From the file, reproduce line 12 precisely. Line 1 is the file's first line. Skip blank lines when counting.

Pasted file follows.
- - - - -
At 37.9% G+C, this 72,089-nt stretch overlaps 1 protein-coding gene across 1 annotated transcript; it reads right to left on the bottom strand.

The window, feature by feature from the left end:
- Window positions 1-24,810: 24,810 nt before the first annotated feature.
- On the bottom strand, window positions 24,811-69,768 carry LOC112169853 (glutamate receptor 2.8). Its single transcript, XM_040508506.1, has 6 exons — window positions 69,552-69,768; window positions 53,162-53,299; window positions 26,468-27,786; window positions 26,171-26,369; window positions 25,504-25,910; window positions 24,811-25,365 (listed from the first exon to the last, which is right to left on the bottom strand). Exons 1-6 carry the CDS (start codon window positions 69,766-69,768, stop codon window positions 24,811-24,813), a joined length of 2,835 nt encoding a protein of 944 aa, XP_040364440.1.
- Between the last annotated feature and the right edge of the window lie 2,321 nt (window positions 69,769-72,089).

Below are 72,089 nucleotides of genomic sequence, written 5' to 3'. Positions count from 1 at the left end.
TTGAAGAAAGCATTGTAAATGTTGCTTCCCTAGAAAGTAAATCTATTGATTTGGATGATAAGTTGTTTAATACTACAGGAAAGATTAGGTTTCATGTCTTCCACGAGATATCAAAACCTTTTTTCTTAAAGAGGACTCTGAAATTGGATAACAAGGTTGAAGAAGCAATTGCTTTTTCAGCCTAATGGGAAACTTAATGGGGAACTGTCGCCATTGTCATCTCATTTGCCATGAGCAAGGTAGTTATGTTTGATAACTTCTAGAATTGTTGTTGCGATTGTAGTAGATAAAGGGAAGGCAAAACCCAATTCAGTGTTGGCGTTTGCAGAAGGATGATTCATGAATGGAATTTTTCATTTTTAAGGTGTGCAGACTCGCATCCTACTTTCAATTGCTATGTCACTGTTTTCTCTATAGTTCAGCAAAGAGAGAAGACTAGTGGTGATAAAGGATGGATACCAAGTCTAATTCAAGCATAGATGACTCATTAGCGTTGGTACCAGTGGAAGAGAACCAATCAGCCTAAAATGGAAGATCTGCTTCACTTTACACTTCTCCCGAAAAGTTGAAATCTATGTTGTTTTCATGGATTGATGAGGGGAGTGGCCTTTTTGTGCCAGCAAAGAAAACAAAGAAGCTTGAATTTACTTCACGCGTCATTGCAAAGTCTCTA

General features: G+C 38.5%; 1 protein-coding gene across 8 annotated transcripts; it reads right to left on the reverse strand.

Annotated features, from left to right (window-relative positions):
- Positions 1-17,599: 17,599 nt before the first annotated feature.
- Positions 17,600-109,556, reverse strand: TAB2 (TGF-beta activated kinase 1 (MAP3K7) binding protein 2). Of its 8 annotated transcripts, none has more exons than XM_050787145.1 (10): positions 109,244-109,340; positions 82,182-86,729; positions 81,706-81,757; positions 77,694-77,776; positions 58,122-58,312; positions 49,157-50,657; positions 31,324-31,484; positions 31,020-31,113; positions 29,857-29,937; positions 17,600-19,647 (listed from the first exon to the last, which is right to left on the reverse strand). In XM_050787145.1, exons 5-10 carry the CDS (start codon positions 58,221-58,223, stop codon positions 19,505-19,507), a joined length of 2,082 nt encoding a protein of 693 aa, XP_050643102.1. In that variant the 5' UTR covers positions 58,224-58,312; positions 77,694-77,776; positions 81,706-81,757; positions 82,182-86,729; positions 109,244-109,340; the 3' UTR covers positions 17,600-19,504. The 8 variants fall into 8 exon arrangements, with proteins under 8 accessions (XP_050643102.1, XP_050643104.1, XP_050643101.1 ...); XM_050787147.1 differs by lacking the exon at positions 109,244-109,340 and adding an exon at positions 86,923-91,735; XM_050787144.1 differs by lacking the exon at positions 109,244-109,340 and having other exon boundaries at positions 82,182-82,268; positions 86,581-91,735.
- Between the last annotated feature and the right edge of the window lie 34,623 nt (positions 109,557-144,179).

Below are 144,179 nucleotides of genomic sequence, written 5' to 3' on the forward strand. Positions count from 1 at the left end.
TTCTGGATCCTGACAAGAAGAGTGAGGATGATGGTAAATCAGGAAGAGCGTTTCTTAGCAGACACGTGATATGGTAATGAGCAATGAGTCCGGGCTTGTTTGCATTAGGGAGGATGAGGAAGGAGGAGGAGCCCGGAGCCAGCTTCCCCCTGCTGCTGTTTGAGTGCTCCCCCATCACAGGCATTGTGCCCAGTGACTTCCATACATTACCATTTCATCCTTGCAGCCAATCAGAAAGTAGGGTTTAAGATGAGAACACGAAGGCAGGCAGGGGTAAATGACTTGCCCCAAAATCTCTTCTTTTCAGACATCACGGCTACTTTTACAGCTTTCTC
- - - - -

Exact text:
- Between the last annotated feature and the right edge of the window lie 34,623 nt (positions 109,557-144,179).